Since the shoulders of the Garden State Parkway were widened in northern Brick Township last decade, a group of residents of the township’s Evergreen Woods condominium development have been lobbying at multiple levels of government for a noise barrier to be constructed.
The group has faced a virtual brick wall in the form of the New Jersey Turnpike Authority, which has denied the project necessitated a wall since the shoulders – not technically the highway itself – represented the portion that was widened. The group said they have been treated poorly at NJTA meetings, and often lambast the agency for its contracts with politically-connected engineering and construction firms. The Evergreen Woods homeowners association itself refused to hire an attorney to fight the state, however the group found a sympathetic ear at town hall in Mayor John Ducey. For years, the residents have said data on noise would be on their side if only it could be studied independently. The mayor obliged, and ordered a noise study to be conducted over the summer.
The results are in, a move that most believed would put the issue to rest one way or another, but instead it appears the controversy will continue to simmer into 2020. U.S. Federal Highway Administration guidelines call for noise barriers to be installed in residential areas if the decibel level of noise is 67db. The study of six locations in Evergreen Woods over a three-day period, 24 hours per day, in August, showed a maximum measurement of 66 decibels. Had the Garden State Parkway been an interstate, the study would have been meant hopes of obtaining a noise barrier would be dashed. But the New Jersey Turnpike Authority’s own guidelines for noise barriers holds state that residential areas qualify for barrier walls if the noise “exceeds 66 dB.”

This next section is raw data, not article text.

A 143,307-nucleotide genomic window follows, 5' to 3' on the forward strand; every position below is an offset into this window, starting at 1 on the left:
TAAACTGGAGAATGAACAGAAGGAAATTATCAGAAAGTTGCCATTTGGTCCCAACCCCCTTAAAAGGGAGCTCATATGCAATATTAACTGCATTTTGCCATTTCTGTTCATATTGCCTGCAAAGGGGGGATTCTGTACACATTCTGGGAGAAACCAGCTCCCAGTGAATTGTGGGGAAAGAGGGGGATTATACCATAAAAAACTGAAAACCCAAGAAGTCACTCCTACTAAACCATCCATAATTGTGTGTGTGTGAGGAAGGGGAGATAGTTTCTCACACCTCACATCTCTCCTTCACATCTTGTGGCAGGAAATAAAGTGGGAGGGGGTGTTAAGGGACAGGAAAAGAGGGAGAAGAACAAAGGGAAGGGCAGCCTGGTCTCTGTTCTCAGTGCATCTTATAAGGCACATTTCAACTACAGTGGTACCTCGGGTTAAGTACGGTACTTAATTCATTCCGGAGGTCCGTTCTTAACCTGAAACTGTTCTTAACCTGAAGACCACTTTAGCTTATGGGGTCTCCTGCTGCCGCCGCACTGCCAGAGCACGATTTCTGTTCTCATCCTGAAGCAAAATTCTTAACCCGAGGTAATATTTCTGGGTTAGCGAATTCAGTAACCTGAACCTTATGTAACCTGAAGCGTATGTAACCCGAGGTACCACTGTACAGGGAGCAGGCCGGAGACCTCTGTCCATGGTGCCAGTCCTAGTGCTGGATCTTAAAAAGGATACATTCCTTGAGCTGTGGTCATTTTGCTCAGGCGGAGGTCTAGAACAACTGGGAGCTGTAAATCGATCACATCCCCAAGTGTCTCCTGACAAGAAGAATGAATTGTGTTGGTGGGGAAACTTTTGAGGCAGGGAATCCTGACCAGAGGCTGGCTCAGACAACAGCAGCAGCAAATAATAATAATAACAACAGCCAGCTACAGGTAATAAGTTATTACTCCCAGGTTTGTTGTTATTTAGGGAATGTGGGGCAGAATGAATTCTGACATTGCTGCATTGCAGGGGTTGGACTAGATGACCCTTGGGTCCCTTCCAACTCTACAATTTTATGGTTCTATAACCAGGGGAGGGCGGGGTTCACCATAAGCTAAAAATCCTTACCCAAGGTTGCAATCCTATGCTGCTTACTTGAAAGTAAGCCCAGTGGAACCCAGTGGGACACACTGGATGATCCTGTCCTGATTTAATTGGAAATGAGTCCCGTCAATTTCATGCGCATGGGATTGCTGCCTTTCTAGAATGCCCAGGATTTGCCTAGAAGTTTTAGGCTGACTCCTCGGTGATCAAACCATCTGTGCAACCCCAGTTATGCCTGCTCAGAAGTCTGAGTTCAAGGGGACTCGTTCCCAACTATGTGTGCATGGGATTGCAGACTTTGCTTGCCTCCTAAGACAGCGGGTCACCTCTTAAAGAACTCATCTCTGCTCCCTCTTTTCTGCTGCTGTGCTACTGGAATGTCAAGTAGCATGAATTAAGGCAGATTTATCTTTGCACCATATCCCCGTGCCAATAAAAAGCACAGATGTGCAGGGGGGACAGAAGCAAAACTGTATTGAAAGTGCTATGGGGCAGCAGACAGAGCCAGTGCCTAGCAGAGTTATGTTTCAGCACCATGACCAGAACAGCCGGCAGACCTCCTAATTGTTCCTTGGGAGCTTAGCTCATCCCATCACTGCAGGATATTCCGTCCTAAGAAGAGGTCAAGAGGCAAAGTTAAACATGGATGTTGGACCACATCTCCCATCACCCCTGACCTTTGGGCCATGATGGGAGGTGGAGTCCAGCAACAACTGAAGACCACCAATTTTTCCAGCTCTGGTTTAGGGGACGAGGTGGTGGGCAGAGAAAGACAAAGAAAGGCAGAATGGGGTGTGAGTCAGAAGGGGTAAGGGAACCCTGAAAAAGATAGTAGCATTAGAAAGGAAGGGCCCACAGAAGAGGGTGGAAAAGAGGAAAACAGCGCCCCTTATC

For residents, the inclusion of the word “exceeds” in the state’s guidelines could be the determining factor in whether Evergreen Woods meets the criteria or not. The engineering firm’s report uses whole numbers – but what if the actual level of noise was 66.1db. That would, indeed, exceed 66 decibels. But what if, by “exceed,” the Turnpike Authority meant 67 decibels – the federal standard.
“If this shows the noise level was exceeded, no matter what happened in the past, they would need to do something about it,” said Joanne Bergin, the township’s business administrator. “Occurrent data was absolutely necessary as opposed to trying to pick apart data from years ago.”
Indeed, the study did show an increase in noise from before the shoulders of the highway were expanded. A previous study conducted in 2005 at three of the six locations showed that maximum noise levels rose by three decibels in two locations and four in the third.
The engineer’s report, however, determined that the noise levels were “comparable” to the 2005 numbers and “did not approach or exceed” federal noise standards for residential zones.
The concerned residents, on a Facebook page set up for their cause, said they were waiting on detailed numbers and would be ready to take action.
“While we are waiting for all the noise numbers, we are in contact with an environmental lawyer,” a post stated Jan. 7, the last on the page.